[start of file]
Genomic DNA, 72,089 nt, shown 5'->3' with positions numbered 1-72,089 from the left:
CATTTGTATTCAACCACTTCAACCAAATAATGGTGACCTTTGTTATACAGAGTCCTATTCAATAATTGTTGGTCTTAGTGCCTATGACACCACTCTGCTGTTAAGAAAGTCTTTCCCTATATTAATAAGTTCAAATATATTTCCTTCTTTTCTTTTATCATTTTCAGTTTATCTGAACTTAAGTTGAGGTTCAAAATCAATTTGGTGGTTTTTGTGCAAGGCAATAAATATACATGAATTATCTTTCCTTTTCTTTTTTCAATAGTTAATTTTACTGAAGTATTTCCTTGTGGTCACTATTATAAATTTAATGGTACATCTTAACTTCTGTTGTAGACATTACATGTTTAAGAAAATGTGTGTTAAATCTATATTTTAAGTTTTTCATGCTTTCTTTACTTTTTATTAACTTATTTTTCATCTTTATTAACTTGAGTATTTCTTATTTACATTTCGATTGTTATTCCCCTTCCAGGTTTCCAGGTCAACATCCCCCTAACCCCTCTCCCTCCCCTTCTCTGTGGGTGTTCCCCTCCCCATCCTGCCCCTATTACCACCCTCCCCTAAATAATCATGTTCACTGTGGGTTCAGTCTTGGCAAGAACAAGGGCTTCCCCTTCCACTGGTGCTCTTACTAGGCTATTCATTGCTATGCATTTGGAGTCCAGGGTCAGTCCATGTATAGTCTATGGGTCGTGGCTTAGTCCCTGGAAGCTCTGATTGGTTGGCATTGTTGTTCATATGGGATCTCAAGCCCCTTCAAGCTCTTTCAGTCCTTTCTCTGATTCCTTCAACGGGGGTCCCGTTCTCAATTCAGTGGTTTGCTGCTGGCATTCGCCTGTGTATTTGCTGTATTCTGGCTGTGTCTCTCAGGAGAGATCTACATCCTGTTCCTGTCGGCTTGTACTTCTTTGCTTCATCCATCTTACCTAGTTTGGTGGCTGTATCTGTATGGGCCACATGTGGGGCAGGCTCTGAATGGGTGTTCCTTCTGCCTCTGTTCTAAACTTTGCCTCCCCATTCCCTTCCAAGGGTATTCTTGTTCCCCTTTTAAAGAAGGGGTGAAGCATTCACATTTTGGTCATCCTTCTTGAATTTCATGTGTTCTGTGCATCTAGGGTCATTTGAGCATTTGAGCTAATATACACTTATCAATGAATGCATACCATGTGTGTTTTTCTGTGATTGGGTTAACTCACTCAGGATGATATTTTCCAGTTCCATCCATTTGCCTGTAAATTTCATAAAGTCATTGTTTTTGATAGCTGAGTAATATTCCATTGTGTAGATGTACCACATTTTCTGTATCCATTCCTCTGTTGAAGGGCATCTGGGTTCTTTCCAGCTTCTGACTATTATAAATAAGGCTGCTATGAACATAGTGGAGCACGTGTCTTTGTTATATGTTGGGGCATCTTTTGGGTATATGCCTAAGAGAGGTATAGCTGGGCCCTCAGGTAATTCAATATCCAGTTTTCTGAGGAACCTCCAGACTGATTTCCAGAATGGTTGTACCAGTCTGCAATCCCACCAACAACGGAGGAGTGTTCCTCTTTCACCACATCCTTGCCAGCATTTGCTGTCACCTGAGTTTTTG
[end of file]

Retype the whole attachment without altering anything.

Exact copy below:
Genomic DNA, 72,089 nt, shown 5'->3' with positions numbered 1-72,089 from the left:
CATTTGTATTCAACCACTTCAACCAAATAATGGTGACCTTTGTTATACAGAGTCCTATTCAATAATTGTTGGTCTTAGTGCCTATGACACCACTCTGCTGTTAAGAAAGTCTTTCCCTATATTAATAAGTTCAAATATATTTCCTTCTTTTCTTTTATCATTTTCAGTTTATCTGAACTTAAGTTGAGGTTCAAAATCAATTTGGTGGTTTTTGTGCAAGGCAATAAATATACATGAATTATCTTTCCTTTTCTTTTTTCAATAGTTAATTTTACTGAAGTATTTCCTTGTGGTCACTATTATAAATTTAATGGTACATCTTAACTTCTGTTGTAGACATTACATGTTTAAGAAAATGTGTGTTAAATCTATATTTTAAGTTTTTCATGCTTTCTTTACTTTTTATTAACTTATTTTTCATCTTTATTAACTTGAGTATTTCTTATTTACATTTCGATTGTTATTCCCCTTCCAGGTTTCCAGGTCAACATCCCCCTAACCCCTCTCCCTCCCCTTCTCTGTGGGTGTTCCCCTCCCCATCCTGCCCCTATTACCACCCTCCCCTAAATAATCATGTTCACTGTGGGTTCAGTCTTGGCAAGAACAAGGGCTTCCCCTTCCACTGGTGCTCTTACTAGGCTATTCATTGCTATGCATTTGGAGTCCAGGGTCAGTCCATGTATAGTCTATGGGTCGTGGCTTAGTCCCTGGAAGCTCTGATTGGTTGGCATTGTTGTTCATATGGGATCTCAAGCCCCTTCAAGCTCTTTCAGTCCTTTCTCTGATTCCTTCAACGGGGGTCCCGTTCTCAATTCAGTGGTTTGCTGCTGGCATTCGCCTGTGTATTTGCTGTATTCTGGCTGTGTCTCTCAGGAGAGATCTACATCCTGTTCCTGTCGGCTTGTACTTCTTTGCTTCATCCATCTTACCTAGTTTGGTGGCTGTATCTGTATGGGCCACATGTGGGGCAGGCTCTGAATGGGTGTTCCTTCTGCCTCTGTTCTAAACTTTGCCTCCCCATTCCCTTCCAAGGGTATTCTTGTTCCCCTTTTAAAGAAGGGGTGAAGCATTCACATTTTGGTCATCCTTCTTGAATTTCATGTGTTCTGTGCATCTAGGGTCATTTGAGCATTTGAGCTAATATACACTTATCAATGAATGCATACCATGTGTGTTTTTCTGTGATTGGGTTAACTCACTCAGGATGATATTTTCCAGTTCCATCCATTTGCCTGTAAATTTCATAAAGTCATTGTTTTTGATAGCTGAGTAATATTCCATTGTGTAGATGTACCACATTTTCTGTATCCATTCCTCTGTTGAAGGGCATCTGGGTTCTTTCCAGCTTCTGACTATTATAAATAAGGCTGCTATGAACATAGTGGAGCACGTGTCTTTGTTATATGTTGGGGCATCTTTTGGGTATATGCCTAAGAGAGGTATAGCTGGGCCCTCAGGTAATTCAATATCCAGTTTTCTGAGGAACCTCCAGACTGATTTCCAGAATGGTTGTACCAGTCTGCAATCCCACCAACAACGGAGGAGTGTTCCTCTTTCACCACATCCTTGCCAGCATTTGCTGTCACCTGAGTTTTTG